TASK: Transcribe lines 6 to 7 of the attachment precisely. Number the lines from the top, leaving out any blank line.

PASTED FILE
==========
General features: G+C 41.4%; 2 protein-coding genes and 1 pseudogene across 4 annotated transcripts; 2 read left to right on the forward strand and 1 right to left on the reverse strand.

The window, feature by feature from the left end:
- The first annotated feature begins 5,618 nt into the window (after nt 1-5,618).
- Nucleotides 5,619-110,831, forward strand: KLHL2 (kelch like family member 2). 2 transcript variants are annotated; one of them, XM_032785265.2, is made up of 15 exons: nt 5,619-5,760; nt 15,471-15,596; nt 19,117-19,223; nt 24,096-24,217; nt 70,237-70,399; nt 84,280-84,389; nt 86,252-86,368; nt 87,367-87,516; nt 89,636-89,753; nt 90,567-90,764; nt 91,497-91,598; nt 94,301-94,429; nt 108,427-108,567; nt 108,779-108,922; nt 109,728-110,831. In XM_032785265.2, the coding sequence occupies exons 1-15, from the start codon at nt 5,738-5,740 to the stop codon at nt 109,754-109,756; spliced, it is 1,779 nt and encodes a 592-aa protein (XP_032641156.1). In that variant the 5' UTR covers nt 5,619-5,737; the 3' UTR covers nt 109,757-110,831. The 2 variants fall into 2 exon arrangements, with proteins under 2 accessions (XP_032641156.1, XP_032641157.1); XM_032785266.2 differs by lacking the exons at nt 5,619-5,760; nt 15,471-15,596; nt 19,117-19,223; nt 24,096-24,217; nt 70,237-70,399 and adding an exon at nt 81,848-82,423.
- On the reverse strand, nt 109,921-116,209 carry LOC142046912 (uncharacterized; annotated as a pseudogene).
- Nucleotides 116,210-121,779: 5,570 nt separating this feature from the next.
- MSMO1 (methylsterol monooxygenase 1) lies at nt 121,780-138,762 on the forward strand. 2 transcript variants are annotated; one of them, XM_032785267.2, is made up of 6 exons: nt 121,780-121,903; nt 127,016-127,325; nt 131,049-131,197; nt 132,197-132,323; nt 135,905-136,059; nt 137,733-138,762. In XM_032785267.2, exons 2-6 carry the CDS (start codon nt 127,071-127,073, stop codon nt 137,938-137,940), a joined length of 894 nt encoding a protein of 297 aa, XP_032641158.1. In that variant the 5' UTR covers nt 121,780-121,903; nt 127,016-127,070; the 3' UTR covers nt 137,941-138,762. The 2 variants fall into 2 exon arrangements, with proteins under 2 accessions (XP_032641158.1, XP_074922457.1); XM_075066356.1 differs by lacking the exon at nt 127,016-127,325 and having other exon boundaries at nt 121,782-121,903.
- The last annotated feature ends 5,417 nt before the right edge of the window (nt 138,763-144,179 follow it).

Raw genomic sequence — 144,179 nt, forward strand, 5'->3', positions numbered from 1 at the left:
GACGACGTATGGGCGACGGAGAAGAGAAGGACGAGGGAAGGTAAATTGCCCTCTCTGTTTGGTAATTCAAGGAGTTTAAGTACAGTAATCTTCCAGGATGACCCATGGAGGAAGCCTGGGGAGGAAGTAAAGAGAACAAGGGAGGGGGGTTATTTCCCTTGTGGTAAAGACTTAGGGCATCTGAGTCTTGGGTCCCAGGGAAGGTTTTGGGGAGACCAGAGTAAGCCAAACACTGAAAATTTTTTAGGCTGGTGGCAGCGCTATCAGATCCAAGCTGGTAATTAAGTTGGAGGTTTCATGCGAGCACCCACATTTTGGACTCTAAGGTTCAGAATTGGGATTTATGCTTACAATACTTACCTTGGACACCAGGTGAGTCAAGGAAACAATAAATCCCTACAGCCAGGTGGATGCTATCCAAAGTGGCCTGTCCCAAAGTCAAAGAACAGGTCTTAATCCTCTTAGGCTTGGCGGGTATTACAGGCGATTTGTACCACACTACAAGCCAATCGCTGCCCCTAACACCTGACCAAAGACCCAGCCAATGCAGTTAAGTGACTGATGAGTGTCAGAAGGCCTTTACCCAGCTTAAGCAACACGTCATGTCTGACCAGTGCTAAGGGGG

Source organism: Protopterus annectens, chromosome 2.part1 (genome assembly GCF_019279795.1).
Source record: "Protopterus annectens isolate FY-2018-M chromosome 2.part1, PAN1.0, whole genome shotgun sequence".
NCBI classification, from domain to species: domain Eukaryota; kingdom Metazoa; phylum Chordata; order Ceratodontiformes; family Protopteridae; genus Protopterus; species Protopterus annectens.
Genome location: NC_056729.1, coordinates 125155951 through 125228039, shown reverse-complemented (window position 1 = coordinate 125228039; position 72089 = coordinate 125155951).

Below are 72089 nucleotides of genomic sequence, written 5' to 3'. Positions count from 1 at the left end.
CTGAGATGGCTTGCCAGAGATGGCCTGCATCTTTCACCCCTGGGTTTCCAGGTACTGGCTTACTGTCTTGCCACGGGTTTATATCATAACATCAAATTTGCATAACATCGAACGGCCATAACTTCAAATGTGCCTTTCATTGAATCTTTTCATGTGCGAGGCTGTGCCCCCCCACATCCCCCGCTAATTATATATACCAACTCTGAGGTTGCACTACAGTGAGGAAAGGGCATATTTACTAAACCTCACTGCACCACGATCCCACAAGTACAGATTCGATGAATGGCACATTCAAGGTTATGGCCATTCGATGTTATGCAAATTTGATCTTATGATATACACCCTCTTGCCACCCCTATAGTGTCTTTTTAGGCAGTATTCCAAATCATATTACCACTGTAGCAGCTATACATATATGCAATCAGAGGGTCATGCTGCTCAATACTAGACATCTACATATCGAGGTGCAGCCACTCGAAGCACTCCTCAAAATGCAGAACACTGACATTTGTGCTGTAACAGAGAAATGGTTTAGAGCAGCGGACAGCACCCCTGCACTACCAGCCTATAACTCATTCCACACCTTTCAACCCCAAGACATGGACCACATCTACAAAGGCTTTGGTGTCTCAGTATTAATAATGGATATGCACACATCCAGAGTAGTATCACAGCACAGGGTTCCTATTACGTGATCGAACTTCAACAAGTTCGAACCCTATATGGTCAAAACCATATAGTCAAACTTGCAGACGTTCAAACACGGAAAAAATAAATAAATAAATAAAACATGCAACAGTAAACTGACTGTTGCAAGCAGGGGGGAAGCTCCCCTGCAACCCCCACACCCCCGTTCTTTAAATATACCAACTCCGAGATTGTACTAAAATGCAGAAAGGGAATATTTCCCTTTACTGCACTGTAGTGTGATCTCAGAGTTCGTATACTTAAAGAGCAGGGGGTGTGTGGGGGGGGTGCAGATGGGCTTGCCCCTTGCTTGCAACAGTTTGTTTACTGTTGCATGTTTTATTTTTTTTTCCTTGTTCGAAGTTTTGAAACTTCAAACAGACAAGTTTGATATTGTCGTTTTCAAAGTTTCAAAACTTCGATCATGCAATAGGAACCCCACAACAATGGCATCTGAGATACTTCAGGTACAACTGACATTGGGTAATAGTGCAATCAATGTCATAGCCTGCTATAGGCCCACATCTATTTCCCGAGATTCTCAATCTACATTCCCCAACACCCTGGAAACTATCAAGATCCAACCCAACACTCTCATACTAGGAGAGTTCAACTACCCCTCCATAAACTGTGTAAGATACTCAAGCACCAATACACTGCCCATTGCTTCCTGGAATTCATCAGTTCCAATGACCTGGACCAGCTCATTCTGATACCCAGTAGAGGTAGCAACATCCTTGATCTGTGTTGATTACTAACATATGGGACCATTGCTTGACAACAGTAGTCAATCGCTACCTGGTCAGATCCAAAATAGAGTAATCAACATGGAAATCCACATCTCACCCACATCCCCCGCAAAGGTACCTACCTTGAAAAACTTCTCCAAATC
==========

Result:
- Nucleotides 116,210-121,779: 5,570 nt separating this feature from the next.
- MSMO1 (methylsterol monooxygenase 1) lies at nt 121,780-138,762 on the forward strand. 2 transcript variants are annotated; one of them, XM_032785267.2, is made up of 6 exons: nt 121,780-121,903; nt 127,016-127,325; nt 131,049-131,197; nt 132,197-132,323; nt 135,905-136,059; nt 137,733-138,762. In XM_032785267.2, exons 2-6 carry the CDS (start codon nt 127,071-127,073, stop codon nt 137,938-137,940), a joined length of 894 nt encoding a protein of 297 aa, XP_032641158.1. In that variant the 5' UTR covers nt 121,780-121,903; nt 127,016-127,070; the 3' UTR covers nt 137,941-138,762. The 2 variants fall into 2 exon arrangements, with proteins under 2 accessions (XP_032641158.1, XP_074922457.1); XM_075066356.1 differs by lacking the exon at nt 127,016-127,325 and having other exon boundaries at nt 121,782-121,903.